Advanced Research Computing at Hopkins (ARCH) is delighted to announce the recipients of the 2023 Mark O. Robbins Prize in high performance computing.
We congratulate Katharine Jenike and Dr. Katiana Kontolati for being this year's PhD award recipients.
Jenike is pursuing a PhD in Human Genetics and is advised by Michael C. Schatz. Jenike's work focuses on developing computational methods in the emerging field of pan-genomics, a branch of genomics that aims to comprehensively characterize genetic variation among large groups, both within and between species.
Kontolati recently obtained her PhD in Civil and Systems Engineering in April 2023 and was advised by Michael D. Shields. Kontolati's research broadly revolved around scientific machine learning and high-dimensional uncertainty quantification (UQ) with a focus on surrogate modeling for partial differential equations (PDE) under uncertainty.
The 2023 Mark O. Robbins Future Faculty Prize for postdoctoral fellows has been awarded to Dr. Thomas Edwards, who holds a PhD in astroparticle physics and is advised by Marc Kamionkowski. Edwards' work focuses on building new tools that use modern statistical methods and high-performance computing to improve the performance and computational efficiency of gravitational wave data analysis.
We would like to thank all nominees and their advisers who submitted their work for consideration. We also want to show our appreciation toward the faculty judges for their hard work in the award selection process.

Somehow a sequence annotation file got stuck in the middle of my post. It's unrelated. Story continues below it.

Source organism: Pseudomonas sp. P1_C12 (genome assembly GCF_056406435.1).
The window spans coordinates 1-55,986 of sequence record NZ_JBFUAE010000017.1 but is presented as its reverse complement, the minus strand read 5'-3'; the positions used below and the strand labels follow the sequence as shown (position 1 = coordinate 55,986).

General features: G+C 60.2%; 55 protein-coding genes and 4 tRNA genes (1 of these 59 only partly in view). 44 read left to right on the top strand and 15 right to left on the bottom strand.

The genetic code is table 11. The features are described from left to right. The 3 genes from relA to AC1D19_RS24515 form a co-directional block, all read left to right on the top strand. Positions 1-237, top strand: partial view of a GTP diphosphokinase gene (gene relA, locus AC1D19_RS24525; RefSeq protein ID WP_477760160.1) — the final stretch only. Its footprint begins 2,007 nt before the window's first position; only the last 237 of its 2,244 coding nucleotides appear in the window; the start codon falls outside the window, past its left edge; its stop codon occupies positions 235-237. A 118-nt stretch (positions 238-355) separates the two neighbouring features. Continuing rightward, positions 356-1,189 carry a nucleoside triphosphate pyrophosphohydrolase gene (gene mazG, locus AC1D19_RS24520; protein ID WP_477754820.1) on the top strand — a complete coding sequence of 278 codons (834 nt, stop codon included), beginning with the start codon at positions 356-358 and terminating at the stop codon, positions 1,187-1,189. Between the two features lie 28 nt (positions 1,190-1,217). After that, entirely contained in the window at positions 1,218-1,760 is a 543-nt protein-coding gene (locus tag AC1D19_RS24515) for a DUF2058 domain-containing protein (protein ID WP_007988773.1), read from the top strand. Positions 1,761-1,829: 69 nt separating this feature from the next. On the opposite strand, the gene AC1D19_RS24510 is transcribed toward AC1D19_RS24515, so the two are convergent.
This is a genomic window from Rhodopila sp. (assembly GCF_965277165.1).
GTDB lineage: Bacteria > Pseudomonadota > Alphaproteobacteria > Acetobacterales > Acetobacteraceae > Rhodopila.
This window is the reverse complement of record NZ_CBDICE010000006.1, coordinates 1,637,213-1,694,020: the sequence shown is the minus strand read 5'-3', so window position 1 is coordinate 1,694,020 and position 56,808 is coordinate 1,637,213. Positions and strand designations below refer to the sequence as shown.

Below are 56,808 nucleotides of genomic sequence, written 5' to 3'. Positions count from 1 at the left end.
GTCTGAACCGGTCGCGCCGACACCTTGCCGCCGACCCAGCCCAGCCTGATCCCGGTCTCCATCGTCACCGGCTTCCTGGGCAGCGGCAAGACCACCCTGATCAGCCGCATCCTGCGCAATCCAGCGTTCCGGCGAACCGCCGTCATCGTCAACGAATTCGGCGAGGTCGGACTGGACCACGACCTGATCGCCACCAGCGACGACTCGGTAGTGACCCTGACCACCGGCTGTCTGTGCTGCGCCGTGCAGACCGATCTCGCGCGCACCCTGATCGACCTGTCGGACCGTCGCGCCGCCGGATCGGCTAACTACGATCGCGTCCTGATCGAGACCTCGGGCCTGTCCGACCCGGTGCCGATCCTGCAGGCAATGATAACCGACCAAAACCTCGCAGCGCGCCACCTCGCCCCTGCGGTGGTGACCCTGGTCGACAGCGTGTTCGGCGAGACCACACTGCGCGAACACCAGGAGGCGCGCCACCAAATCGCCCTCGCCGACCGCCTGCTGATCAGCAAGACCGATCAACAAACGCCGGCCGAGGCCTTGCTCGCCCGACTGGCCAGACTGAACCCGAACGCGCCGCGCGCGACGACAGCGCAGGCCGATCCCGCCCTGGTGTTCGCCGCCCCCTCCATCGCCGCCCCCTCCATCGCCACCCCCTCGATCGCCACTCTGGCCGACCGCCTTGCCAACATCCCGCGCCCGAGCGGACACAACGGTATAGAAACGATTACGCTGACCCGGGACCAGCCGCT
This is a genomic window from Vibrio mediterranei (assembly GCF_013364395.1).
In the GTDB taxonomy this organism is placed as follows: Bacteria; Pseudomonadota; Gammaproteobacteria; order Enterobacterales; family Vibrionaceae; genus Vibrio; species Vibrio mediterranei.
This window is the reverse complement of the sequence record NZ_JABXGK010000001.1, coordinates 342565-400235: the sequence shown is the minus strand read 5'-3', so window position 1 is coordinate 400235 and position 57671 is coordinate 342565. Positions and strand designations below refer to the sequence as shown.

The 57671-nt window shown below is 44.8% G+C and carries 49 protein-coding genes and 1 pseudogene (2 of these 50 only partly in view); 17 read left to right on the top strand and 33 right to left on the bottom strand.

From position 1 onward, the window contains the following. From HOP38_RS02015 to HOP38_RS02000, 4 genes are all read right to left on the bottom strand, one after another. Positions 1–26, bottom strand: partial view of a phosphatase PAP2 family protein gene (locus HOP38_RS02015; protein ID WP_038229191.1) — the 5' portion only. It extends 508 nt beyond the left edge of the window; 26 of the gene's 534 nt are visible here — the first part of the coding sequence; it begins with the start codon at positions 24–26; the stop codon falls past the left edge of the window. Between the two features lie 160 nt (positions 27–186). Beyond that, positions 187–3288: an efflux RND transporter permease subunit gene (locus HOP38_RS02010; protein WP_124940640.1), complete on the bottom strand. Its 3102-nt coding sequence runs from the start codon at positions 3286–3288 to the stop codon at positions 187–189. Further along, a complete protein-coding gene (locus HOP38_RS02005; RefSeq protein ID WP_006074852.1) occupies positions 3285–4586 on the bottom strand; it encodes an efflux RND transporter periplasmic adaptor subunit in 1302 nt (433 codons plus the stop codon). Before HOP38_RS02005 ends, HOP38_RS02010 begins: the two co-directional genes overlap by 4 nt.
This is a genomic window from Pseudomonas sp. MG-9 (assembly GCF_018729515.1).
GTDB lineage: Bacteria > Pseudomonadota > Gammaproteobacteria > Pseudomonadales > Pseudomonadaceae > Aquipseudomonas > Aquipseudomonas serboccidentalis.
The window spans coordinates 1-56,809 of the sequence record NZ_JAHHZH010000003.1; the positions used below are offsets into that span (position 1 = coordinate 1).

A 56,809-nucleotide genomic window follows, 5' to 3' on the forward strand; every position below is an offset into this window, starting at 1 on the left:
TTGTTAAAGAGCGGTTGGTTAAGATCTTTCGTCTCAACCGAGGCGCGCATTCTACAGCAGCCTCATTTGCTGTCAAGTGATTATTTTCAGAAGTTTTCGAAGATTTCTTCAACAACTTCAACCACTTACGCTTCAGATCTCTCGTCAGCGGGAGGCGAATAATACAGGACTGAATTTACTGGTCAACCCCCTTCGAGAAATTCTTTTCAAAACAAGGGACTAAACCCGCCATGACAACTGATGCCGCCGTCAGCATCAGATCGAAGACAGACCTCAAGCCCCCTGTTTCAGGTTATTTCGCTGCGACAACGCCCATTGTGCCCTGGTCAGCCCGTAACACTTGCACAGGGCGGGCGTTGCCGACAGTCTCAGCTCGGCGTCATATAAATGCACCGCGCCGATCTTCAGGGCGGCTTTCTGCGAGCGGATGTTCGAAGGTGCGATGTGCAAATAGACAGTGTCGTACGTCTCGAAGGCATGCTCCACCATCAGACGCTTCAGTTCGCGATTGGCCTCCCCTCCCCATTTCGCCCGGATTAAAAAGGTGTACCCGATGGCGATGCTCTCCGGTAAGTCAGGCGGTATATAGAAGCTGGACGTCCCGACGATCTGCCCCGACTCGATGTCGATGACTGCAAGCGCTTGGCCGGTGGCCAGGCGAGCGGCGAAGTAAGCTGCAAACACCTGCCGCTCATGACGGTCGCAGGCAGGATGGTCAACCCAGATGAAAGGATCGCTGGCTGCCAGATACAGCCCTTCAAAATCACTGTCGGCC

Please join us in extending a congratulations to this year's recipients for their past contributions to the High Performance Computing community. We wish Jenike, Kontolati, and Edwards great success in all their research and professional endeavors.
About the Robbins prize: Mark O. Robbins received BA and MA degrees from Harvard University. He was a Churchill Fellow at Cambridge University, U.K., and received his PhD from the University of California, Berkeley. Dr. Robbins was a professor in the Department of Physics and Astronomy at Johns Hopkins from 1986 until his untimely death in 2020. He was a renowned condensed matter and statistical physicist who played a key role in supporting the development of computational facilities at Johns Hopkins, through his leadership for the Maryland Advanced Research Computing Center in the Institute for Data-Intensive Engineering and Science.